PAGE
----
Despite the relative supply and demand balance of containers, pricing levels on new leases by leasing companies remains very aggressive and we believe that barring a significant increase in customer demand returns on new investment will remain a challenge for the remainder of the year. Our intent is to be selective in new container investments and to scale back investment as necessary. Our priority is a proper return on our capital and managing our capital appropriately.

We are enthusiastic about our development in the railcar business. Our fleet is fully utilized and all of our lease renewals have been completed at the same or better rental rate. Based on our success to-date and our outlook for railcar demand, we are looking to significantly add to our fleet over the coming quarters and are hiring additional marketing and operational staff to handle the growth in the fleet.

We will continue to look into diversified groups of railcars that could either be on an existing lease or which are off hire at the time of purchase. We have already been successful in purchasing some off hire equipment and placing it on attractive new leases.

I will now turn over the call to Tim Page, our Chief Financial Officer to review the financial results for the quarter in greater detail.

Tim Page

Thank you, Victor. For the 16th quarter in a row, we reported record quarterly total lease tax related revenue. Total lease related revenue in the quarter was $53 million 8% higher than the first quarter of 2013 and slightly higher than the fourth quarter of 2013. Total revenue in the quarter was $54 million, 6.5% higher than the first quarter of 2013 and $200,000 lower than the fourth quarter of 2013. A flat revenue between the fourth quarter of 2013 and the first quarter of 2014 was a result of slightly lower seasonal utilization the first quarter, which we had anticipated, and the fact that we didn't see much incremental revenue from the relatively low levels of investment we made not only in this quarter but than last quarter as well.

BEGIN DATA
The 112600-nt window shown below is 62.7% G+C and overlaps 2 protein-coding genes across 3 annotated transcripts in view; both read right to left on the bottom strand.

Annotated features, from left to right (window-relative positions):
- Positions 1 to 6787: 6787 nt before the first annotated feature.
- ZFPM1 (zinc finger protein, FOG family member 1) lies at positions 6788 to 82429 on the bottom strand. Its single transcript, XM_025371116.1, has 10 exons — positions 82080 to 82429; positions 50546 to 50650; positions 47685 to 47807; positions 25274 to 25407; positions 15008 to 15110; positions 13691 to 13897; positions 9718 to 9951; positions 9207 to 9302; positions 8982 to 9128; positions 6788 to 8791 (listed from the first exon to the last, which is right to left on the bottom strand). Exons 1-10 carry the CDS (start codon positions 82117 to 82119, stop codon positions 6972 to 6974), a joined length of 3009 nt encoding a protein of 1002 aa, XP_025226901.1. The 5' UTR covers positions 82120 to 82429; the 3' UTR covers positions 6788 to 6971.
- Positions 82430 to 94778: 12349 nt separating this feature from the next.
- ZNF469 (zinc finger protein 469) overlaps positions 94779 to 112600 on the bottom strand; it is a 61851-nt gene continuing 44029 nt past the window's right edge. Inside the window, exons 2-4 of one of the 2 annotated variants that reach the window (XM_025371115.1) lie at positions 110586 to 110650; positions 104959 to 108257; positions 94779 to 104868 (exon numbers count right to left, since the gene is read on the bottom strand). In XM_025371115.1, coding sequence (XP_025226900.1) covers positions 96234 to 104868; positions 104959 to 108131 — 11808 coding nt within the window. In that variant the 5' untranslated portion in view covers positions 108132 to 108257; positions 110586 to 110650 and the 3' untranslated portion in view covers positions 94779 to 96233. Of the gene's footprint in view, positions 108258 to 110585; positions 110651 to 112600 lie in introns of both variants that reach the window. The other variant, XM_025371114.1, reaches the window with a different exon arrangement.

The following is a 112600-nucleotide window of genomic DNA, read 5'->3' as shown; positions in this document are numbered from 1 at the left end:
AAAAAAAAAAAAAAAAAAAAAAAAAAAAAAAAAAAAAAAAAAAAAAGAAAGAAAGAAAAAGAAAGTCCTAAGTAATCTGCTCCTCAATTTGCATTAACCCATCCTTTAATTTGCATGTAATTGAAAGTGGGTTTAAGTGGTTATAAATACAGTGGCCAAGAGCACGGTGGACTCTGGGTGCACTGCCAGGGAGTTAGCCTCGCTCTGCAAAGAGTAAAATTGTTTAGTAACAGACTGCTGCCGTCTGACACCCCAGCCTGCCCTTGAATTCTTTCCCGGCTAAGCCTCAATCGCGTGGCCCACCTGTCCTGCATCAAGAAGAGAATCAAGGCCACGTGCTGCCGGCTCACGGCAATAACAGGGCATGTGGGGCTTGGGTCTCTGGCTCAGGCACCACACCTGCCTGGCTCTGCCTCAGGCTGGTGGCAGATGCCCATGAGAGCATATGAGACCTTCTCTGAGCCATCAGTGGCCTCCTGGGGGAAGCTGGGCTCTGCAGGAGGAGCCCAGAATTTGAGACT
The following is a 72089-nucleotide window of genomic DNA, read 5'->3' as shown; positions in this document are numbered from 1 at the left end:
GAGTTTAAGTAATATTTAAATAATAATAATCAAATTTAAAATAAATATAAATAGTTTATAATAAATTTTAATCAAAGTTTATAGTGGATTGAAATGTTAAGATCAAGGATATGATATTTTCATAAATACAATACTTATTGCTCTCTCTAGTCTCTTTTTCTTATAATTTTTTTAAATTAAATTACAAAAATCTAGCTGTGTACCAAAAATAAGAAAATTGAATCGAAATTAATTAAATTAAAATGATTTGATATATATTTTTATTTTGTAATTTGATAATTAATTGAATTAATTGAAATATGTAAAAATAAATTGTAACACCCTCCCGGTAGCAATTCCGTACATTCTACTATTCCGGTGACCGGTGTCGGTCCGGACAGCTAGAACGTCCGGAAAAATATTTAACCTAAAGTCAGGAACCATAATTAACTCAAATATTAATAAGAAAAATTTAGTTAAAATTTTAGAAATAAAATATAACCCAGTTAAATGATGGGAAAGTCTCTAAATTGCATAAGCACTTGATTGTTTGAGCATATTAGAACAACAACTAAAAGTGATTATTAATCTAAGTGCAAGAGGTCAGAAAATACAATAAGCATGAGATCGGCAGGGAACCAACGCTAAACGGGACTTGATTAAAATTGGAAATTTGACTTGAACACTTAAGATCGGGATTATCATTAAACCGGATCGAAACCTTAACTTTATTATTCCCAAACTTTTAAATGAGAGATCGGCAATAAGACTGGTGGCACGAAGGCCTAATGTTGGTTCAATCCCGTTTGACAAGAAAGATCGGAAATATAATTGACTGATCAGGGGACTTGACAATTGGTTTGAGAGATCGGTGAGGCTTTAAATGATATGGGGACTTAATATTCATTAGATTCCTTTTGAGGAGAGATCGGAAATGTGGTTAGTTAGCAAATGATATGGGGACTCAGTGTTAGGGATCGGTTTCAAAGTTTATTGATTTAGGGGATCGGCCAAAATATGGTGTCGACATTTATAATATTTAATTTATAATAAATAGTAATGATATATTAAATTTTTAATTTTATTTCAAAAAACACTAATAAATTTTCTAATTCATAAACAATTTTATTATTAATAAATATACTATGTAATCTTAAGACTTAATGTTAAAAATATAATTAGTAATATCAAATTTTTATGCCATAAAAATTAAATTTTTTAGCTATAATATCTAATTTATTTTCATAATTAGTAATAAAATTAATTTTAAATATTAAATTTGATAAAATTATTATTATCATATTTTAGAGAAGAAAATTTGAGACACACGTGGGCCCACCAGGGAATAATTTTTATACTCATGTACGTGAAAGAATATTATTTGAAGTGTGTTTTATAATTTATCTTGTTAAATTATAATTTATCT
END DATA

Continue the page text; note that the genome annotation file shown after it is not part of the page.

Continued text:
Net income attributable to CAI common stockholders in the first quarter of 2014 was $14 million, $1.8 million were 11% less than the first quarter of 2013 and 8.5% less than the fourth quarter of 2013. As compared to the first quarter of last year, the decline in net income can primarily be attributed to four factors.

First, the two percentage point drop in our own fleet utilization impact to net income by about $1.5 million from a combination of decrease revenue and an increase in storage costs.